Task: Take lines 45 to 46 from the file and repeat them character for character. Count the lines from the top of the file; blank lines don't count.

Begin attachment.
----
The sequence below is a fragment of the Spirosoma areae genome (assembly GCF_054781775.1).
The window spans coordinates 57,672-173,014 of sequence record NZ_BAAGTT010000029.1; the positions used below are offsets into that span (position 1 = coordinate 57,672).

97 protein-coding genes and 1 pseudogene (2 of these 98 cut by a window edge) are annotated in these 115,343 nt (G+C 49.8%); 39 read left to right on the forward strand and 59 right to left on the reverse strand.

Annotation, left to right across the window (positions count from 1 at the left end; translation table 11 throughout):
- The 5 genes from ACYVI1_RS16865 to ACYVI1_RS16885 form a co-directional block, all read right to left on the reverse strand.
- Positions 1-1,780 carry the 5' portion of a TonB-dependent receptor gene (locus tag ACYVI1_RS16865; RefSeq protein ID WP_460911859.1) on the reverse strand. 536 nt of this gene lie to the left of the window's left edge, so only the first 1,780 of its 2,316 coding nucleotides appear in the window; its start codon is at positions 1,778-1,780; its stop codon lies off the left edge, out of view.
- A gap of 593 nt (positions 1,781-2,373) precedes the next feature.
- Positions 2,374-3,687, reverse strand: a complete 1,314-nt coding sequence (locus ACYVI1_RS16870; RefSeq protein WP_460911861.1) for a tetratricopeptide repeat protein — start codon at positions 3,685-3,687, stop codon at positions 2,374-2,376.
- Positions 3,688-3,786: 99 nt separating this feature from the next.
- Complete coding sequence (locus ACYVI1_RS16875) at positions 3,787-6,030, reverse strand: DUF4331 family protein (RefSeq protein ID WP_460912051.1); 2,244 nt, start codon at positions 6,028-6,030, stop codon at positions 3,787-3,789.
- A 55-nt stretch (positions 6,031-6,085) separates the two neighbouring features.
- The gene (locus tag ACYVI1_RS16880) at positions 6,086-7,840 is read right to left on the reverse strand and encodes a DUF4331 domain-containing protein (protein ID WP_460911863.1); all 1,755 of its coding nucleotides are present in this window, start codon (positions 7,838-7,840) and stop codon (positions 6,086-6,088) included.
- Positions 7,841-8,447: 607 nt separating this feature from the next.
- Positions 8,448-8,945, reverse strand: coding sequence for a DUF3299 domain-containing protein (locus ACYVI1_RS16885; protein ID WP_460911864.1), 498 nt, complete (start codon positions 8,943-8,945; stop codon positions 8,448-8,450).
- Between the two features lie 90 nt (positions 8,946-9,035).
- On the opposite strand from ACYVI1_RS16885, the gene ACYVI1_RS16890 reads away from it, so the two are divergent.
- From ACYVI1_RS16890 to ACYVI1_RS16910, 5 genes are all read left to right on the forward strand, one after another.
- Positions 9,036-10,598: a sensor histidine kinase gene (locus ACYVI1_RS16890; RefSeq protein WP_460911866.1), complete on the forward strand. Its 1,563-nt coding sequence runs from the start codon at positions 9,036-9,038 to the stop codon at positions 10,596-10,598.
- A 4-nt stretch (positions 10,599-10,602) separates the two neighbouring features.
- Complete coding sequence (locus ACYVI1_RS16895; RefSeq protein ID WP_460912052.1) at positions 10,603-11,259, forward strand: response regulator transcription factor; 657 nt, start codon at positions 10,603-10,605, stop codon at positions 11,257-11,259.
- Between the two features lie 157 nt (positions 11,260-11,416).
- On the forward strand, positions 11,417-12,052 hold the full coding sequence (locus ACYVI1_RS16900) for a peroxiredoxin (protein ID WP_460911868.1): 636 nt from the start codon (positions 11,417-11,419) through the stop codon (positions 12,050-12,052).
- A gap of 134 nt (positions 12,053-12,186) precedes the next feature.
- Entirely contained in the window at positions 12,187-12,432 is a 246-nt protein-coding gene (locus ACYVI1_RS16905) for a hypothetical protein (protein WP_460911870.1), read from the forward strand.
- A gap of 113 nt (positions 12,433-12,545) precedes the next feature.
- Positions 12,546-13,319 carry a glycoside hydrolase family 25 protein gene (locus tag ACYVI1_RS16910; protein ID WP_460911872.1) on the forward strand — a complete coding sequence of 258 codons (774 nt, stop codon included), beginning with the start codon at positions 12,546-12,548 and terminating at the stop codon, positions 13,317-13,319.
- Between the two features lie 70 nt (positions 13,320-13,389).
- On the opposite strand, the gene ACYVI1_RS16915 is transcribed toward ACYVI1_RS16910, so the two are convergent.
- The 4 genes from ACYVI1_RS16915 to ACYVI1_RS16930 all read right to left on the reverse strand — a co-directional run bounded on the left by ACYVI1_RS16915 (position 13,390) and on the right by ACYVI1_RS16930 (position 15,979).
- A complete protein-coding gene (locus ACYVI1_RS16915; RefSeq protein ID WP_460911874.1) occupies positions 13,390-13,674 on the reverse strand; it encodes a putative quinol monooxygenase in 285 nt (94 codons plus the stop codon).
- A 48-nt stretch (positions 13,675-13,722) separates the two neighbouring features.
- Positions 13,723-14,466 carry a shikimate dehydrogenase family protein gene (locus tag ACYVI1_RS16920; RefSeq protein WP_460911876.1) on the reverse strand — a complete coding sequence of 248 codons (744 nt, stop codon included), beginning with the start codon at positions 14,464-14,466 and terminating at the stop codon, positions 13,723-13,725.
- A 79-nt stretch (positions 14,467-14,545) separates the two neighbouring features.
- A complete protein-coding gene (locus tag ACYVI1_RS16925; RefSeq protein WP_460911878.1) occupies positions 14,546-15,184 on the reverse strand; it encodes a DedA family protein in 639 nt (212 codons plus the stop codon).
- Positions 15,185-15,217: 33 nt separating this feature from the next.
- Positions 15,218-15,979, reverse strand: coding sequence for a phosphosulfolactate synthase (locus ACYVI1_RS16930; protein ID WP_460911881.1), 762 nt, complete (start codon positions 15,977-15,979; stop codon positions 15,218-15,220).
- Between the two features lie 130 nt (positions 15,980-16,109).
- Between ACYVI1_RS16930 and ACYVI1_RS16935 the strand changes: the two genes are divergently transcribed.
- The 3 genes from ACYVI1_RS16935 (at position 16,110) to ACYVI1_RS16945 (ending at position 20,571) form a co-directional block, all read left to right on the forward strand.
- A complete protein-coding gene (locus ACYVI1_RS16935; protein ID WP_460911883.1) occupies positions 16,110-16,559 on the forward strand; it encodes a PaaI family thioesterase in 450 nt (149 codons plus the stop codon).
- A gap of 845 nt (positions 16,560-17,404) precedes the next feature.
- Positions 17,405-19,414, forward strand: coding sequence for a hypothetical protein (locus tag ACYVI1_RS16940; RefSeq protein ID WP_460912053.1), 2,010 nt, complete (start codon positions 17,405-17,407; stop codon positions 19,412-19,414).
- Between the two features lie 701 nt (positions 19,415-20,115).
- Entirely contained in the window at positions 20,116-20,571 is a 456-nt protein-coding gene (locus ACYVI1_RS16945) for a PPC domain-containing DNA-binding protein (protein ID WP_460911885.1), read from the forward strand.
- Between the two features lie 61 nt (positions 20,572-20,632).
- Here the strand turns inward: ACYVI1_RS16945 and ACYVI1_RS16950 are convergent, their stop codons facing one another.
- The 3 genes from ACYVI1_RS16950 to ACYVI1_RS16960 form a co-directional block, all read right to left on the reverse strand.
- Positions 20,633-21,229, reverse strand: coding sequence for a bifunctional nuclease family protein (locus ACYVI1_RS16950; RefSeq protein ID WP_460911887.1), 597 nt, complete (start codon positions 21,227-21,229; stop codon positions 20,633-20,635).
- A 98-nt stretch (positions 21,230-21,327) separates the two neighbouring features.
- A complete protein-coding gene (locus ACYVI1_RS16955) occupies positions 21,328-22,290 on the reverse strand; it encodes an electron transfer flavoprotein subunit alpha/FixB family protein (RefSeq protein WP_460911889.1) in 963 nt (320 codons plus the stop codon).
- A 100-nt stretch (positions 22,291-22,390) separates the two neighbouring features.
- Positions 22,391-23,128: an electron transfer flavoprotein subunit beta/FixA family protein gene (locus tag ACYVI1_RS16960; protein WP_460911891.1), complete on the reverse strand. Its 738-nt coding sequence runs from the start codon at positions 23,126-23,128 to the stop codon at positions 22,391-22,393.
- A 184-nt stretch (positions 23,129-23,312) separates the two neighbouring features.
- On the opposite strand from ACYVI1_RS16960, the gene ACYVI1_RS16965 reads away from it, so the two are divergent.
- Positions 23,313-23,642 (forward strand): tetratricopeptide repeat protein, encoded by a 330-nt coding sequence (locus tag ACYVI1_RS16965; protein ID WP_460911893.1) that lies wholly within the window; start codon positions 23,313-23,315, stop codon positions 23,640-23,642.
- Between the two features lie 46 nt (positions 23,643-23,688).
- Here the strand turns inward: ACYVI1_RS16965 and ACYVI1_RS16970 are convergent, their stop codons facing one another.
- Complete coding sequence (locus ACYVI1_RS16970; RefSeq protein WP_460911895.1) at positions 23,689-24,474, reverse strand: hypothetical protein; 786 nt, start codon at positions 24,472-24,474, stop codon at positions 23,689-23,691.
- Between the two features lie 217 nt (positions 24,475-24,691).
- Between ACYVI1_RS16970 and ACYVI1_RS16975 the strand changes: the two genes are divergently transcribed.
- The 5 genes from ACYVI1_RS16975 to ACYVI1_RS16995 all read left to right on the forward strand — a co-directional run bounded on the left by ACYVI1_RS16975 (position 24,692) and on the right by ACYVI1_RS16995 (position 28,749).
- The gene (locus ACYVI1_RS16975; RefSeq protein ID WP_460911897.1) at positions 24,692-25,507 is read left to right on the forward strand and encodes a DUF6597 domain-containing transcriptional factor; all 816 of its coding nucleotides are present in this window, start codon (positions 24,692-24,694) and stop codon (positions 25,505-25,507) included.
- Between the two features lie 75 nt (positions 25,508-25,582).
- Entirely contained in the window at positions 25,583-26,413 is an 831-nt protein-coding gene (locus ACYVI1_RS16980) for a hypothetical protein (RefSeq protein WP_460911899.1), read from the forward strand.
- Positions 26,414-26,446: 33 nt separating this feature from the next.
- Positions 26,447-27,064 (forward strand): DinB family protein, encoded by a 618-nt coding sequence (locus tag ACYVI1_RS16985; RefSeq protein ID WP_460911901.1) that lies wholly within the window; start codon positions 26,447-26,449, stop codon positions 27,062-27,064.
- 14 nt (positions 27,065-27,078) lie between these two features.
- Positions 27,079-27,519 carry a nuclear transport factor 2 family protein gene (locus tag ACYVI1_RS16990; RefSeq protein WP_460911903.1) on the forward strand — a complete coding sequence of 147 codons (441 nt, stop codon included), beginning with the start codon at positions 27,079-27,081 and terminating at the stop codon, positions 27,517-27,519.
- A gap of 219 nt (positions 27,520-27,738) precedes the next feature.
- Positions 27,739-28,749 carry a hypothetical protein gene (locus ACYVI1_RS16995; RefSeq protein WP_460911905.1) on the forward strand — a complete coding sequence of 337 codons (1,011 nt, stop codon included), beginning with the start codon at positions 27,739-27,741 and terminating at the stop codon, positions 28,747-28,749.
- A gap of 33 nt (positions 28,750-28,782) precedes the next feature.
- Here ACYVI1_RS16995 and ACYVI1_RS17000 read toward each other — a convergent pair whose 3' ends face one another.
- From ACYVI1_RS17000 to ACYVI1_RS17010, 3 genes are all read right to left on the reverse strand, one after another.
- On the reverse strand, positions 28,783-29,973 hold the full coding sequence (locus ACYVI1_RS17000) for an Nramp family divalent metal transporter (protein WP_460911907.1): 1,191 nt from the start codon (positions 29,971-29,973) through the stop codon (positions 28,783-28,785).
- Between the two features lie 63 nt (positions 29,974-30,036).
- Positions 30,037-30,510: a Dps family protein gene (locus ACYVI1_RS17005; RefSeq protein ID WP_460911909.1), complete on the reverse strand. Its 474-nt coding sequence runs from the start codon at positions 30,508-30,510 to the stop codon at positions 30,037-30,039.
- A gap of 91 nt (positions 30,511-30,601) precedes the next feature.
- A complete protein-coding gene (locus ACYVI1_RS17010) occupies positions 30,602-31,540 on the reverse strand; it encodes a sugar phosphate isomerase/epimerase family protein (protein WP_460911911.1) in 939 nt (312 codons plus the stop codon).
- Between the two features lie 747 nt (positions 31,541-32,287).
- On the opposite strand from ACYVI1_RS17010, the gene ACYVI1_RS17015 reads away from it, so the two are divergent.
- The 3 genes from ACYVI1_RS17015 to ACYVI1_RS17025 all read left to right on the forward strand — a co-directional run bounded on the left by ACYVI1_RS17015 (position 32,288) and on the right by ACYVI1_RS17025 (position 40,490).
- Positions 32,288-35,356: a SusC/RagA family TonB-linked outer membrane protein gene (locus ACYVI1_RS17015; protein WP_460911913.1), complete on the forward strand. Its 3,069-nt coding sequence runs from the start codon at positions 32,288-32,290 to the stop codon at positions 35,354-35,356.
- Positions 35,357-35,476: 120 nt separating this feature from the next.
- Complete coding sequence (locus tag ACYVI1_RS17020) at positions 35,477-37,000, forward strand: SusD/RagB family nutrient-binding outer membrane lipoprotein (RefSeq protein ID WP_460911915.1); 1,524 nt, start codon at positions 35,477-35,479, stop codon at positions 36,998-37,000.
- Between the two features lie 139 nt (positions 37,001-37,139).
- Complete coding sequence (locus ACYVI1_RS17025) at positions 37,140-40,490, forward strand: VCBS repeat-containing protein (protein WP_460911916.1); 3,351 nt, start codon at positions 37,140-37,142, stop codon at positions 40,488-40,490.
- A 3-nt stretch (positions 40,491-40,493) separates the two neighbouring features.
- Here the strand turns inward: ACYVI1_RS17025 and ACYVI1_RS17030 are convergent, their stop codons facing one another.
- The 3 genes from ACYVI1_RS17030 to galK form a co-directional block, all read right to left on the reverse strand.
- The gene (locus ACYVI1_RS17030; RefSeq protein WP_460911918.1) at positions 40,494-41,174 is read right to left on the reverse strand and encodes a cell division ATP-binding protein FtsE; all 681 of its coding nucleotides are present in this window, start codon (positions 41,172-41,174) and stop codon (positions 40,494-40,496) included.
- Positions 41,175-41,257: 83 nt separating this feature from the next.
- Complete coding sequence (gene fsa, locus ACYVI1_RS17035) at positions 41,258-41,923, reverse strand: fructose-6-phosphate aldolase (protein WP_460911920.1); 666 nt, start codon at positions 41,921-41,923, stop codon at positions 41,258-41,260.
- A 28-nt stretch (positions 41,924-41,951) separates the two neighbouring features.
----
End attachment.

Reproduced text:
- Between the two features lie 61 nt (positions 20,572-20,632).
- Here the strand turns inward: ACYVI1_RS16945 and ACYVI1_RS16950 are convergent, their stop codons facing one another.